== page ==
ST. LOUIS (AP) — Republican Missouri Gov. Mike Parson on Friday named Gabe Gore, a former assistant U.S. attorney, as the new chief prosecutor in St. Louis, three days after Circuit Attorney Kim Gardner’s sudden departure.
Gore is a partner in the St. Louis law firm Dowd Bennett, served on the Ferguson Commission formed to examine the region’s policing and courts after the fatal police shooting of Michael Brown in 2014, and previously worked in the U.S. Attorney’s Office in St. Louis. Black clergy and others had urged Parson to appoint a Black person to the role, and Gore is Black.
Parson and Gore were joined at the announcement by Democratic Mayor Tishaura Jones, Police Chief Robert Tracy and others. He said there was a “unified front” behind the new appointment, which runs through 2024. Gore said he hasn’t decided if he will run for election to the office in the August 2024 Democratic primary.
“We must return stability and the rule of law to this office,” Parson said.
Gore said he comes into the office with two priorities: Building back the depleted staff that has seen massive turnover of assistant prosecutors in recent months, often forcing delays in court hearings; and building relationships with the community, police and others.
“My sole focus right now is to build a high-performing circuit attorney’s office,” Gore said.
Gardner, 47, had been the subject of an ouster effort by Republican Missouri Attorney General Andrew Bailey, who was at the news conference but did not speak. Simultaneously, GOP-led state lawmakers were considering a bill allowing Parson to appoint a special prosecutor to handle violent crimes, effectively removing the bulk of Gardner’s responsibilities. She also faced possible contempt of court after her office failed to have an attorney present for the start of a trial.
Gardner announced on May 4 that she would resign effective June 1. Then unexpectedly on Tuesday, she announced her resignation was effective immediately.
The announcement created some uncertainty as to who was in charge of prosecuting the hundreds of criminal cases pending in St. Louis. Gardner’s office said St. Louis County Prosecuting Attorney Wesley Bell would take over, but Parson clarified later Tuesday that his general counsel would run the office with help from assistant attorneys general until he picked a permanent replacement.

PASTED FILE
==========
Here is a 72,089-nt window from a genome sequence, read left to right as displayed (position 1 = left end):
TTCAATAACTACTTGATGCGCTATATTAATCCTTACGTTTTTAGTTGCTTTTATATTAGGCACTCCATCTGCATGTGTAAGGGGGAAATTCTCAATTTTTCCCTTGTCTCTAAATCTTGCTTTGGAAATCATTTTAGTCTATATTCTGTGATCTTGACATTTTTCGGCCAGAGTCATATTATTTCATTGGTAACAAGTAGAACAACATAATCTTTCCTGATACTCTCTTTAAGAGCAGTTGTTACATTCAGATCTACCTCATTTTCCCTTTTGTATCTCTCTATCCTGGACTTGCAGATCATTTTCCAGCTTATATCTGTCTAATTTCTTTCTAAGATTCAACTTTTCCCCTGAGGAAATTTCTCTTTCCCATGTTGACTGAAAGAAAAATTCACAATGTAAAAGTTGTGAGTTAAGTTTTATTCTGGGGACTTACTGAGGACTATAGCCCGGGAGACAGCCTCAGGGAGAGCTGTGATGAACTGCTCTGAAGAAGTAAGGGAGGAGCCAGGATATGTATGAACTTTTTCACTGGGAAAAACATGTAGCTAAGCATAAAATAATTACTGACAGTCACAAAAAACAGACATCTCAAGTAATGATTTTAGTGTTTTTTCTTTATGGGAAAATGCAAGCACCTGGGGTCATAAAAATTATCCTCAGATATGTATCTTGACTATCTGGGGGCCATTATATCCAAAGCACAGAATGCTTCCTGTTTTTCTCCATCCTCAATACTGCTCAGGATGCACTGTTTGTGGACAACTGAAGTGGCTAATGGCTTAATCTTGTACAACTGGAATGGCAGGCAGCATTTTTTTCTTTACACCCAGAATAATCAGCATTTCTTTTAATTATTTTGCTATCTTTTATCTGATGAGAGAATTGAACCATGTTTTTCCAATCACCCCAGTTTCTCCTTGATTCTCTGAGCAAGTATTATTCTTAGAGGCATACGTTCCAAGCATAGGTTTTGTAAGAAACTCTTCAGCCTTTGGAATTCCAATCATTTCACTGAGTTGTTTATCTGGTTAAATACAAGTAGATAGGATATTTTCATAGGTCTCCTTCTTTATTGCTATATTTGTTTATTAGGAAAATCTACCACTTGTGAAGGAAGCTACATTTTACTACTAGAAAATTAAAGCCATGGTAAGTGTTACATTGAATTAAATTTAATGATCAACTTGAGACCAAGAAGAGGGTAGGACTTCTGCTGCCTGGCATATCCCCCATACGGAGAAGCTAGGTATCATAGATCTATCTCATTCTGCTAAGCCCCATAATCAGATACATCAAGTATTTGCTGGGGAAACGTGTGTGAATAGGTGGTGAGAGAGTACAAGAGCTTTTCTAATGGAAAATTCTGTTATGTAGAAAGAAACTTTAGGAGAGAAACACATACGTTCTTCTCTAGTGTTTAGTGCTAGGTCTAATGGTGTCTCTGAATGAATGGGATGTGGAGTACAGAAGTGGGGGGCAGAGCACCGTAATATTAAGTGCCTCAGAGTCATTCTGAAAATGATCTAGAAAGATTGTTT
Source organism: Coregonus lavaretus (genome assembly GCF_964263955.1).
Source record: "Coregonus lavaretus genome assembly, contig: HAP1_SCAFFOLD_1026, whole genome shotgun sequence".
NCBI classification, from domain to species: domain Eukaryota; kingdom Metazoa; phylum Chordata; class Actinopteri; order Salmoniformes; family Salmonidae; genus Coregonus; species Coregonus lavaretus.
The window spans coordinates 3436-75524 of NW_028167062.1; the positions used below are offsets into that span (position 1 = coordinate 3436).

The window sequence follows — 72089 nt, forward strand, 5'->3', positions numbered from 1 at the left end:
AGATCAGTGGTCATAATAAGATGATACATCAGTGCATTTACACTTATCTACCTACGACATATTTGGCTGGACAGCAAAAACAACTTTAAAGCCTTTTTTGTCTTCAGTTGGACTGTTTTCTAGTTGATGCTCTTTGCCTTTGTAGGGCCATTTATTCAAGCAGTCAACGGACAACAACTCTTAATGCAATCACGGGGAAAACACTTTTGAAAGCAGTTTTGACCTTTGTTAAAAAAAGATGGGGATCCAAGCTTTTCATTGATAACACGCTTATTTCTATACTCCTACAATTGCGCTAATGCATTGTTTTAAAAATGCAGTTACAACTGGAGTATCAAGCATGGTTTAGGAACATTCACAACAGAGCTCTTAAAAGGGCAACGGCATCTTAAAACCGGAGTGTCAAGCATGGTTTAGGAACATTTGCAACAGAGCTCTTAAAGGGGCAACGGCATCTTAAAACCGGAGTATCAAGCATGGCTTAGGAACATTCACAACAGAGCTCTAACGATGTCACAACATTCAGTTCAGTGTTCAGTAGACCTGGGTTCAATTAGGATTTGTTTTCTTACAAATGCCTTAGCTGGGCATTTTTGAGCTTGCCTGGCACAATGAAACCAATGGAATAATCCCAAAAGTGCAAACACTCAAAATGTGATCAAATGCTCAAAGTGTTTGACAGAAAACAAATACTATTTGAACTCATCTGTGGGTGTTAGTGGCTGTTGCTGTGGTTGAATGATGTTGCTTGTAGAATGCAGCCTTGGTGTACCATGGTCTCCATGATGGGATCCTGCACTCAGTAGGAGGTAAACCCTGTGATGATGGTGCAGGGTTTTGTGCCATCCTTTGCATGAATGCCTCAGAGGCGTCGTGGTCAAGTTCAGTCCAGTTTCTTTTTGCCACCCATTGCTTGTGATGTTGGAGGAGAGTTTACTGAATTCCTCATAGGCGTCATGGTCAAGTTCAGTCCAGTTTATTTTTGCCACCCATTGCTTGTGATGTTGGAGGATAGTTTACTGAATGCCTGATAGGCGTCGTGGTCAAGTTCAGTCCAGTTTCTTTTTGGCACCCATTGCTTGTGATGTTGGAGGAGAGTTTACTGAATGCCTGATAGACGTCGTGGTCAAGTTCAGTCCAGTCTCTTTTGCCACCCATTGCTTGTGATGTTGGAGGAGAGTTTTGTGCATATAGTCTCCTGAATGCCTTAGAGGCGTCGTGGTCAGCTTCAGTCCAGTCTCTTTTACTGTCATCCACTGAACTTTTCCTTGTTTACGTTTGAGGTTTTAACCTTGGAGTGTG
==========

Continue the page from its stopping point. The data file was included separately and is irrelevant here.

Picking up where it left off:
Gardner, a Democrat, became St. Louis’ first Black circuit attorney after her election in 2016. She easily won reelection in 2020.
She was part of a movement of progressive prosecutors who sought diversion to mental health treatment or drug abuse treatment for low-level crimes, pledged to hold police more accountable and proactively sought to free inmates who were wrongfully convicted.
She butted heads with police and conservatives from the outset. In 2018, her office charged then-Gov. Eric Greitens, who at the time was seen as a rising star in GOP politics, with felony invasion of privacy, accusing him of taking a compromising photo of a woman during an affair. The charge was eventually dropped, and Greitens resigned in June 2018.
The Greitens case drew scrutiny that led to the conviction of Gardner’s investigator. Gardner received a written reprimand for failing to produce documents and mistakenly maintaining that all documents had been provided to Greitens’ lawyers.
Much of that scrutiny followed complaints by Greitens’ attorneys — who worked for the same Dowd Bennett firm where Gore has been a partner. The Rev. Darryl Gray, a leading Black activist in St. Louis, found that connection troubling.
“Not only have they destroyed her (Gardner), but they’ve replaced her with one of their own,” Gray said. “Gore is going to have to overcome that. He’s going to have to meet with community leadership. He’s going to have to reach out and tell us how he sees justice.”
In 2019, Gardner announced an “exclusion list” of city police officers prohibited from bringing cases to her office. The nearly 60 officers were accused of posting racist and anti-Muslim comments on social media.
A series of events this year culminated with her departure.
Bailey filed a lawsuit in February seeking Gardner’s ouster on three grounds: failure to prosecute existing cases; failure to file charges in cases brought by police; and failure to confer with and inform victims and their families about the status of cases.
Gardner said Bailey’s attack on her was politically and racially motivated.
A pivotal turning point came in February after 17-year-old Janae Edmondson, a volleyball standout from Tennessee, was struck by a speeding car after a tournament game in downtown St. Louis. She lost both legs.
The driver, 21-year-old Daniel Riley, was out on bond on a robbery charge despite nearly 100 bond violations including letting his GPS monitor die and breaking the terms of his house arrest. Critics questioned why Riley was free despite so many bond violations. Even Mayor Jones, also a Democrat, questioned if Gardner should remain in office.
This year also saw one of Gardner’s biggest victories.
In February, she convinced a judge to set aside the murder conviction of Lamar Johnson, who spent nearly three decades in prison. Johnson was convicted largely on the testimony of an eyewitness who later alleged he had been coerced into his statements.
Last week, Gardner filed a motion seeking a hearing to vacate the sentence of another longtime inmate, Christopher Dunn, who has spent 33 years in prison for a murder that Gardner believes he didn’t commit.